Countryfile Summer Diaries marks the arrival of summertime across the British Isles with a celebration and exploration of our seasonal foods and produce.
John Craven is joined by the team - Jules Hudson, Keeley Donovan and Margherita Taylor - to report the key stories from the world of food and farming that are shaping the course of the season this year.
From a secret location, Margherita is on the trail of an exclusive and rather elusive food that is worth its weight in gold. Jules is finding out whether eating ice cream at this time of the year could actually be good for your health. Nearly half the population in the UK has low levels of vitamin D, so Keeley asks if a drop of sunshine could be the answer.
And rookie smallholder Paul Martin provides tips on how to create charcoal for a summer barbecue.
The distant jingle of an ice cream van and a rapidly melting 99 with a flake are archetypal signs that summer is here. Eighty-five per cent of us Brits eat ice cream. But can this indulgence be doing us any good? Jules Hudson is on a mission to find out. For more than one hundred years, Joe’s ice cream parlour has ben producing ice cream in Gower. Jules discovers that their secret for good ice cream is all in the milk. In order to source the freshest milk, it’s all supplied by local Welsh dairy farms. Jules helps round up the cows for milking on Janet Davies’ farm. At this time of year, Janet produces ‘summer’ milk when her cows are kept outdoors feeding on grass. Nutritionist, Gillian Butler from Newcastle University says that this ‘summer’ milk is much better for us because it has less saturated fatty acids.
For decades we have been warned about the dangers of exposing our skin to the sun and yet nearly half the population of the UK is believed to have low levels of Vitamin D, which we get from sunshine. Now, government health advisers are recommending we take a Vitamin D supplement in autumn and winter. So should we be venturing out more in the summer months? That’s the question Keeley Donovan posed when she headed to Scotland to meet Edinburgh based GP Helga Rhein. She says she’s seeing more cases of Vitamin D deficiency in her patients and suggests we may need to rethink our approach to how we obtain our Vitamin D. Keeley also meets Dr Richard Weller who is conducting studies into the potential wider health benefits of sunshine.
At the North Western tip of Derbyshire, Anita Rani discovers a rather exotic inhabitant at a seemingly ordinary animal sanctuary. Conservationist Carol Heap and husband Roger are the first people in the UK to have successfully bred the giant otter as part of a global captive breeding programme, due to hunting and loss of habitat in the species’ native South America. Anita discovers the unique and playful nature of these endangered creatures as she helps to prepare Panambi, Manoki and cub Meamu a new sand enclosure before feeding them a fishy dinner.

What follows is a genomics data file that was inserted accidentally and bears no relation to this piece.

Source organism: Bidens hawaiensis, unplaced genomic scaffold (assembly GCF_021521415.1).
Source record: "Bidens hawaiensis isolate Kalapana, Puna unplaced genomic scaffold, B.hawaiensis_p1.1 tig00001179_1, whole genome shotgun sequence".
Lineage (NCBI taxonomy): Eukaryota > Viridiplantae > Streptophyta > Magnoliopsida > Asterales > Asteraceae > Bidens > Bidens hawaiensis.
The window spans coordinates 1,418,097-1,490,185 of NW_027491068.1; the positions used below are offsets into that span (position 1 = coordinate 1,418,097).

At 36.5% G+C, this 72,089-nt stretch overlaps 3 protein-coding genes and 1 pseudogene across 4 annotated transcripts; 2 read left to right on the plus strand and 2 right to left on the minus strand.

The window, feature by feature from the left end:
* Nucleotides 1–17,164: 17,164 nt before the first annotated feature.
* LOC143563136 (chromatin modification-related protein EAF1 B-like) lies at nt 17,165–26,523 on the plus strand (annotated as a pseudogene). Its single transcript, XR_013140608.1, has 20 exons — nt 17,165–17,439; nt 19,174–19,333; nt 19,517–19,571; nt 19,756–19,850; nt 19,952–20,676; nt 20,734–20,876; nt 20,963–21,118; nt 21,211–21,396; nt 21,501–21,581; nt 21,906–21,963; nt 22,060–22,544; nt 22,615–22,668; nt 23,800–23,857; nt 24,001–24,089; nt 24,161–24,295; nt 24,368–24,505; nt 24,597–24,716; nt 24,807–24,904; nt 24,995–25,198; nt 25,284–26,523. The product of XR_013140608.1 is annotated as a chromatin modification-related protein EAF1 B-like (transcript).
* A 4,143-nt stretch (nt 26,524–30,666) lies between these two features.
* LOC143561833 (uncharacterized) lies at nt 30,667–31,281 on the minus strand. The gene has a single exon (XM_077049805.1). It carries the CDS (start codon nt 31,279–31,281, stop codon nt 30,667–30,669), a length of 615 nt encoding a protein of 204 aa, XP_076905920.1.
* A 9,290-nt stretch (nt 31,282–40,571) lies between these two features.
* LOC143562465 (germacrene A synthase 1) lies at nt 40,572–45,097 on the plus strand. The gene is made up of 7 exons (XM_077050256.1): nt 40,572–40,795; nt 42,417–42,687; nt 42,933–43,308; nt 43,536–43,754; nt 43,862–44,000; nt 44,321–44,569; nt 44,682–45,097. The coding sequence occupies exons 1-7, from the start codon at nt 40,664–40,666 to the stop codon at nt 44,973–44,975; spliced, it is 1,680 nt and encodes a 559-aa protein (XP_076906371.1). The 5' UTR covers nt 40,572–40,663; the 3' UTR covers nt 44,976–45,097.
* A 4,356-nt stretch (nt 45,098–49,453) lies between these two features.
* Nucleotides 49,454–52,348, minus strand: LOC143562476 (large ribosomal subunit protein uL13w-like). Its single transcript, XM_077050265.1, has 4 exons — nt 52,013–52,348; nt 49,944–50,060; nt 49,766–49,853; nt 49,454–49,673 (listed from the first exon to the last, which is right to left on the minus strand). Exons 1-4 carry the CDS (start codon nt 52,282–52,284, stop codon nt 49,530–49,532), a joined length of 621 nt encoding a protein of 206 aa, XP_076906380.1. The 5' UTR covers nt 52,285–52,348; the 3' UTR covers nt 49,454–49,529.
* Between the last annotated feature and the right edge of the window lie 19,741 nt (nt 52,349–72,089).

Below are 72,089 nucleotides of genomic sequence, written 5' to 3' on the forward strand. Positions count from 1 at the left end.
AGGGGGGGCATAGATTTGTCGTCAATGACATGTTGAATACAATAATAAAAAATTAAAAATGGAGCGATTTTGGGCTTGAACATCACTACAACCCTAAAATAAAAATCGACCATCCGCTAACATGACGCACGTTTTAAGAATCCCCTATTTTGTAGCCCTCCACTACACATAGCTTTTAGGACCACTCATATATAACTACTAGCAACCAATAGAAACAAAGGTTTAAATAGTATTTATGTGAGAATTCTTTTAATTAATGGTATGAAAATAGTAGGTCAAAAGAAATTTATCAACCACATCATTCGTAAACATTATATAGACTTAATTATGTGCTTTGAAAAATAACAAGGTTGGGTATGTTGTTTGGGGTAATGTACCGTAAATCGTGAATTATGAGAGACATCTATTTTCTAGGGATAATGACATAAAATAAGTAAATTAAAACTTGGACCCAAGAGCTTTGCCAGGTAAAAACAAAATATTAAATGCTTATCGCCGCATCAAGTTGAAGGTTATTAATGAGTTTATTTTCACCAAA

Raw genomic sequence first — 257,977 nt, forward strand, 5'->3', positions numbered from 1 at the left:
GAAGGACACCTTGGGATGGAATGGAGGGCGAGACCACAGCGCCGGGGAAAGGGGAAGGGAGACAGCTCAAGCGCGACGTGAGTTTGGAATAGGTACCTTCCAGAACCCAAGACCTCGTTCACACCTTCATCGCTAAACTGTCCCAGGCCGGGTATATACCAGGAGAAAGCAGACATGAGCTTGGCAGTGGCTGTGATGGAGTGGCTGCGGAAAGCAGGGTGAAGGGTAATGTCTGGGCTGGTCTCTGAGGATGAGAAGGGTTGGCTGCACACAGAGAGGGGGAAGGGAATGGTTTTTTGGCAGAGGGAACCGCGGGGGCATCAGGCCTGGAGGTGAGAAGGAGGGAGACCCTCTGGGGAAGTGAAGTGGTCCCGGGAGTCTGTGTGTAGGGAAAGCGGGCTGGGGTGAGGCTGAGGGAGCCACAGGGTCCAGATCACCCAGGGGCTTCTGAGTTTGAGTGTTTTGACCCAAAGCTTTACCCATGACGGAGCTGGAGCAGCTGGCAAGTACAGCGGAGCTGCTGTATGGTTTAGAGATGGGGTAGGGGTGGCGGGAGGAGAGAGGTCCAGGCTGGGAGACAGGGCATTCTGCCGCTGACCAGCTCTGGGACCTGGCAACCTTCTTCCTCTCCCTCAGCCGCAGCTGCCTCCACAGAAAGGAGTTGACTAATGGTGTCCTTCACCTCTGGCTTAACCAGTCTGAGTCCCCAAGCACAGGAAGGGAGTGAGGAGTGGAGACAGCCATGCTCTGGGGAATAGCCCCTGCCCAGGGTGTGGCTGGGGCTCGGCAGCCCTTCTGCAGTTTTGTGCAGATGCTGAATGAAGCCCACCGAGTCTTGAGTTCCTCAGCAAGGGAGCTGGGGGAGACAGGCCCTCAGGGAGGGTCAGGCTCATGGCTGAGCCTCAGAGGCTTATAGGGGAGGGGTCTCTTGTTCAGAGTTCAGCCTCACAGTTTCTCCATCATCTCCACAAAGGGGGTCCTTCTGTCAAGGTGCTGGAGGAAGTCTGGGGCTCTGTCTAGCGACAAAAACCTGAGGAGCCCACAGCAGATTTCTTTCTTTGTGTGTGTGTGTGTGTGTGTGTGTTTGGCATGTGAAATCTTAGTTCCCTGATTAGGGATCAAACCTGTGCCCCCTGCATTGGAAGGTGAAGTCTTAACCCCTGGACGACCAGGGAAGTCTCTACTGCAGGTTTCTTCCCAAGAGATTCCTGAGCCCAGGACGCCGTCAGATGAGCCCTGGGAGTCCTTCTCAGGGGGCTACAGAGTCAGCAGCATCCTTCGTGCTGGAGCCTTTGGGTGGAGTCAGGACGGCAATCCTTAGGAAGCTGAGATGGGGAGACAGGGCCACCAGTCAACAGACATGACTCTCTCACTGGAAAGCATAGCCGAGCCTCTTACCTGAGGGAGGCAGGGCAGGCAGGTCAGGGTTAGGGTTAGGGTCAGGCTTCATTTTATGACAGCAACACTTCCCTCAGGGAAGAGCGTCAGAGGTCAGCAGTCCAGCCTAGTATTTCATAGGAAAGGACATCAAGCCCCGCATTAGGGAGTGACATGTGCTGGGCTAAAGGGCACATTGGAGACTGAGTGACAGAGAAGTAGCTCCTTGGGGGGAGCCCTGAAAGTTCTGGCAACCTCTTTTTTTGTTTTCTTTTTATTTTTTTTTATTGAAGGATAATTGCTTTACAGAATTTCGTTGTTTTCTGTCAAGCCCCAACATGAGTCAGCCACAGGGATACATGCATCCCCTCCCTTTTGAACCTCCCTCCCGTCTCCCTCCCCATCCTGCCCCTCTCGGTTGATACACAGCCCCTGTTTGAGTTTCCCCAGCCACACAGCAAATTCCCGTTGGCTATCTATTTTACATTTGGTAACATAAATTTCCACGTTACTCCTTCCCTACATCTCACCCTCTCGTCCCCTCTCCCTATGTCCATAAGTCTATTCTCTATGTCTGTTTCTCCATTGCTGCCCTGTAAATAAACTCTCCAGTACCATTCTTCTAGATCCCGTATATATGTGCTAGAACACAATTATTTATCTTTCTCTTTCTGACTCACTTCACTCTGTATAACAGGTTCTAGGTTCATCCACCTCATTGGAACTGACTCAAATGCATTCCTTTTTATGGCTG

British Cut Flowers
We spend more than £2 billion pounds on cut flowers in the UK each year. Only 10% of those sales are from farms based in the British Isles. The majority of the flowers we buy in the supermarket are imported. Now a new breed of growers are determined to grab more of that market by persuading us that buying local and seasonal cut flowers are best. Margherita Taylor meets one such grower in Guildford, whose blooms are beckoning in brides from all over the country.
At this time of year the landscape is full of summer splendour, but there is a darker side to our countryside. Adam Henson has been getting up close to a tiny but sinister critter that can affect livestock, pets and us – the tick. Adam learns how to safely remove them from the body of animals and looks at the diseases they can spread. He also meets the experts from the Tick Recording Scheme who are building a map of ticks across the country.
Summer marks the start of barbeque season here in the UK. One of the key ingredients for any successful al fresco cook up is a good quality charcoal. As a nation, we get through 60,000 tonnes of charcoal each year, but 90% of it will be imported. Paul Martin learns how to cook up his own charcoal with the help of Dorset-based charcoal expert Jim Bettle. He discovers why producing your own charcoal is best because it is a cost effective, sustainable and fun way to fire up your barbeque this summer.
Vetch Field Allotments
In the spirit of the World Cup Final, Ellie Harrison visits Vetch Field, the former home of Swansea City Football Club, to meet the people giving a new lease of life to the once derelict grounds. The site is now the home of a group of keen gardeners, each with an allotment growing a variety of produce from around the world. As well as getting a good meal, Ellie sees what can be achieved when a community pulls together.
|Series Producer||Andrea Buffery|
|Executive Producer||Bill Lyons|